Extracting the oil out of the bitumen is accomplished primarily by two processes: surface mining and a heat extraction method known as in situ (Latin for “in place”). Our first tour was of the open pit mine and processing facility owned by Syncrude, one of the largest and oldest producers in the Fort McMurray area. This operation extracts about 300,000 barrels a day, and I can attest to the fact that these open pit mines are massive in scale and are nothing like the smaller coal and gold mines I am familiar with in Colorado. Essentially, a fleet of 400-ton haul trucks are loaded by enormous shovels and then they truck the oil sand to a large crusher that begins the process of separating the bitumen from the sand and prepares it for further processing. Most bitumen in the area needs to be processed to a heavy crude state so that it can be piped to refineries in Canada and the United States. There are currently four upgraders in the region that help process the bitumen and make it suitable for pipeline transfer; a fifth is under construction. Interestingly, surface mining of the bitumen is actually required further north of Fort McMurray because the resource is only a few hundred feet from the surface—in situ steam would only punch through the ground. Only 20 percent of the recoverable oil in the region is accessible through open pit mining because south of town, the bitumen deposit moves deeper into the crust, necessitating in situ recovery. The advantage of open pit, however, is that 90% percent of the resource is recovered versus 30 percent from in situ. In situ mining is a technologically advanced method of extraction using a process called SAGD (steam-assisted gravity drainage) where steam is used below ground—ideally around 800 feet—to heat the bitumen to a viscous state that is then recovered by a second piping system and brought to the surface for separation and further processing. The Connacher plant that we visited produces about 10,000 barrels of oil a day. While there is less obvious damage to the surface, some argue that the overall land disturbance is about the same as open pit when seismic lines, drill pads and roads are taken into account. The advantages are that these smaller operations are easier to finance and build, but they typically only recover up to 30 percent of the oil. However, due to the absence of tailings ponds and relative ease of construction and financing, many believe that open pit mining will eventually be phased out completely in favor of in situ operations.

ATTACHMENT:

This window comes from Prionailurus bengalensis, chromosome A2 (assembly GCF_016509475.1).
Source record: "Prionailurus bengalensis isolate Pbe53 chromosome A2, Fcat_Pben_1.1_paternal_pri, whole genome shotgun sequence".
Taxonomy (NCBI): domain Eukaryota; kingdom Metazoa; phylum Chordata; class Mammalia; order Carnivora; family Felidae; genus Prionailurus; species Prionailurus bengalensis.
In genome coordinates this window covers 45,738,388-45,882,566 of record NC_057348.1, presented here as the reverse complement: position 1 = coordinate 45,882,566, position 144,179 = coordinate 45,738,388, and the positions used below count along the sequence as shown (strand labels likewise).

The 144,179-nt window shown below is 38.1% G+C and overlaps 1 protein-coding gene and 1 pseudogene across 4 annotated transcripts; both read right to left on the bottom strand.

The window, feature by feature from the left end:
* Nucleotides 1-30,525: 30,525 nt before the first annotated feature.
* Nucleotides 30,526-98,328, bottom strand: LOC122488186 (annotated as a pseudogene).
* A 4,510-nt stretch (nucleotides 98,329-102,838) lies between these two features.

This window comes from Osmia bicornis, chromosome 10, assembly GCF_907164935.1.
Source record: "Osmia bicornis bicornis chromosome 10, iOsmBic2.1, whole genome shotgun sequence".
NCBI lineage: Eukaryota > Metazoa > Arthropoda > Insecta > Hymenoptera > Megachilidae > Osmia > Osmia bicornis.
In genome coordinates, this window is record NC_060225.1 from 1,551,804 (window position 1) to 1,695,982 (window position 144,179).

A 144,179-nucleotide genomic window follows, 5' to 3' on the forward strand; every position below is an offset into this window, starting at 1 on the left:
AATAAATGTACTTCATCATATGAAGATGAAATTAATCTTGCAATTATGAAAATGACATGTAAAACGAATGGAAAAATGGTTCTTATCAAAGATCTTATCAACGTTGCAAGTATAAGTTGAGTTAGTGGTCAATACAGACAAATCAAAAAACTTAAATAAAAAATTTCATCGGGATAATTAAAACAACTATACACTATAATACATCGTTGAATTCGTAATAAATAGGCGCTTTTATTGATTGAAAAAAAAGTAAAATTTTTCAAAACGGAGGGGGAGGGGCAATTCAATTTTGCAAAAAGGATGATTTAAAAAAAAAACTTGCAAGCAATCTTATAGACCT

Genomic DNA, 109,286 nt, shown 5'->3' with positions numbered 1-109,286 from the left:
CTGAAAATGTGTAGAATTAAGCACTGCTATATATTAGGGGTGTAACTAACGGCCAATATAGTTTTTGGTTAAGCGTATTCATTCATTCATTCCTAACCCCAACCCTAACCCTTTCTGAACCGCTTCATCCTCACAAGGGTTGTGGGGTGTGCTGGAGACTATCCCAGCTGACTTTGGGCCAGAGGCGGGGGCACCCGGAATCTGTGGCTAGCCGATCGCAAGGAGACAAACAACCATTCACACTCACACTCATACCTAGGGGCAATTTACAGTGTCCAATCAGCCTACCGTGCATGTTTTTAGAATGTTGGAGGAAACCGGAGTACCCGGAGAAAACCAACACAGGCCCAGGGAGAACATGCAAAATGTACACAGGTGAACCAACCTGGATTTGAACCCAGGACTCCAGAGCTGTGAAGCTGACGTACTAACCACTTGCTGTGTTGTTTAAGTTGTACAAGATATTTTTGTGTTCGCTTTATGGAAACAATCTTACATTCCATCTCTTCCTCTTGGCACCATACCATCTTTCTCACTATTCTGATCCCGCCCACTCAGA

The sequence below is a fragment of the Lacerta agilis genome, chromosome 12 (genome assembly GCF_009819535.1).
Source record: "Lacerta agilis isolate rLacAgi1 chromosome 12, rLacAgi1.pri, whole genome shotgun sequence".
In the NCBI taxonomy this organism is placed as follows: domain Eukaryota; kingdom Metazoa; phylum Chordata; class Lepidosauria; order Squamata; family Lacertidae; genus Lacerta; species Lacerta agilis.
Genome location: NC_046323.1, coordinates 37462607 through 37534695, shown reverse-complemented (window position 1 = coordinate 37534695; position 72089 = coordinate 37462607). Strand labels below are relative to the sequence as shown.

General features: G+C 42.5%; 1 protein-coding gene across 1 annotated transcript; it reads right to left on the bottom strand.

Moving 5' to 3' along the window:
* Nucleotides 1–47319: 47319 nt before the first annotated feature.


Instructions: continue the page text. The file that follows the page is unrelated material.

The Alberta Oil Sands are a nexus, a focal point of conflicting interests that share in the reality of the costs and benefits that oil brings. While there are certainly legitimate concerns associated with air and water quality and the much larger issue of greenhouse gasses and whether the oil sands should be developed at all are too broad in scope for me to deal with here. The environmental, technical and political challenges associated with tailings ponds make them a useful lens with which to amplify the overall issues associated with oil sands development. With open pit mining, one of the most concerning of the land issues is the creation of the tailings ponds. Tailings ponds can be found in any mining operation around the world, but oil sands tailings are unique due to the fact that the fine clay that is produced is very difficult to break down and integrate into the ecosystem. This fine clay is referred to as mature fine tailings (MFT) and is difficult to break down because the clay is suspended in molecules of water. It takes decades for this material to settle on its own. To this point, only two tailings ponds have been reclaimed -one from the Syncrude site and one from Suncor’s mine. The PEMBINA Institute, a leading third-party environmental think tank, assesses the lack of progress in a current oil sands press release, “Although Suncor’s Pond 1 has achieved a revegetated solid surface, this represents less than 1 percent of the total area occupied by tailings ponds today.” The Alberta government has taken the issues so seriously that they have instituted Directive 74 which mandates a much faster schedule for tailings pond mitigation. David Sands, spokesman for the government of Alberta described the policy as, “A measure implemented by the Energy Resources Conservation Board, aimed at tackling one of the bigger environmental issues that we have with oil sands development, and that’s tailings ponds. Our government directed the regulator to put this measure in place to ensure that all resources are brought to bear on the biggest problem we are facing right now.” The industry responded and has come together to form an Oil Sands Tailings Consortium (OSTC) that works together in collaborative ways to innovate and create new technologies and techniques for ramping up tailings reduction operations (TROs).